When my wife gets annoyed or angry with me, she gives me the silent treatment. Sometimes it lasts just a day, sometimes for days on end. Eventually she’ll start talking again, but I get tired of being told “nothing is wrong,” while feeling this deep freeze emanating from her. What’s the best way to respond?


The “deep freeze” is a common way many people respond to stress. People typically either “fight,” “flight,” “freeze,” or “flow” when faced with challenging situations—and the first three are unhealthy if used consistently.

To live with a wife who “freezes and flees”–that is, avoids any serious issue—is to live alone. Not only is her behavior hurtful to you, but she’s sabotaging the intimacy in your marriage. If this pattern continues, your marriage could die a slow, painful death.

In your emotional pain you may be tempted to focus on her behavior, wishing to change her. Avoid this temptation; instead, switch your focus on you and on the aspects of your relationship you can effectively manage.

Let me give you some additional suggestions:

First, try to understand why she withdraws. Remember that I said people respond to stress in these unhealthy ways. Consider why she pushes away from you. Are there some aspects of your behavior your wife finds overwhelming? Is she in some respect afraid of you?

Second, seek information from her. If you are genuinely curious about really understanding your wife, ask directly if there’s anything you’re doing she finds offensive. It’s likely your mate will tell you what’s bothering her. Listen intently, because she’ll be giving you the missing information you’ve needed.

Third, make her relationship with you safe. Use any information your wife gives you or has given you previously to make changes in yourself. Small changes can cause huge improvements in a relationship. Ensure that you do everything possible to create a safe relational environment in which to share her thoughts and feelings. Avoid any form of criticism with your wife.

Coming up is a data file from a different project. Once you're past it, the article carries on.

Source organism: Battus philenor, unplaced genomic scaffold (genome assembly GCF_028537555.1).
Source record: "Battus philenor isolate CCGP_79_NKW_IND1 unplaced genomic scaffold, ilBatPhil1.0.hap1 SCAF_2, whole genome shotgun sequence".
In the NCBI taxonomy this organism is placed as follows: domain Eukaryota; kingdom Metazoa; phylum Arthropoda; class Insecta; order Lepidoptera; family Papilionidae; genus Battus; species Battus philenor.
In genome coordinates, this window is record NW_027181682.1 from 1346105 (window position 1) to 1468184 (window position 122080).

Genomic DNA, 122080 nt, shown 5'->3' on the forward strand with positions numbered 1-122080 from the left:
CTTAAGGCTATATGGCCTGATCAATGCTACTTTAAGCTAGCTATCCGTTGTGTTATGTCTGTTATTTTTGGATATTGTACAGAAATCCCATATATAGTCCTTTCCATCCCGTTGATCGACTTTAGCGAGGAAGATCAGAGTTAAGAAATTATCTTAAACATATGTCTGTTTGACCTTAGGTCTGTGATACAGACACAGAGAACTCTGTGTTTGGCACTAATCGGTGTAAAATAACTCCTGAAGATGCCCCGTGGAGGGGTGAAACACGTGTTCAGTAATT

Fourth, seek a new heart for your wife. While you want her behavior to change, start with changing your heart. Scripture tells us, “I will give them an undivided heart and put a new spirit in them; I will remove from them their heart of stone and give them a heart of flesh” (Ezekiel 11:19). While you want your wife to have a warm heart toward you, it may begin with you having a warm heart toward her.

Finally, be consistent in your changes. Small changes over time become big changes. Seek a series of corrective emotional experiences, and before long, she’ll experience you differently. These will likely lead to her trusting you and ending the “deep freeze.”

If you’re experiencing the “deep freeze” in your marriage, try these suggestions and let us know how they work with you and your mate. As always, we’d love to hear from you and any suggestions you might add to mine.

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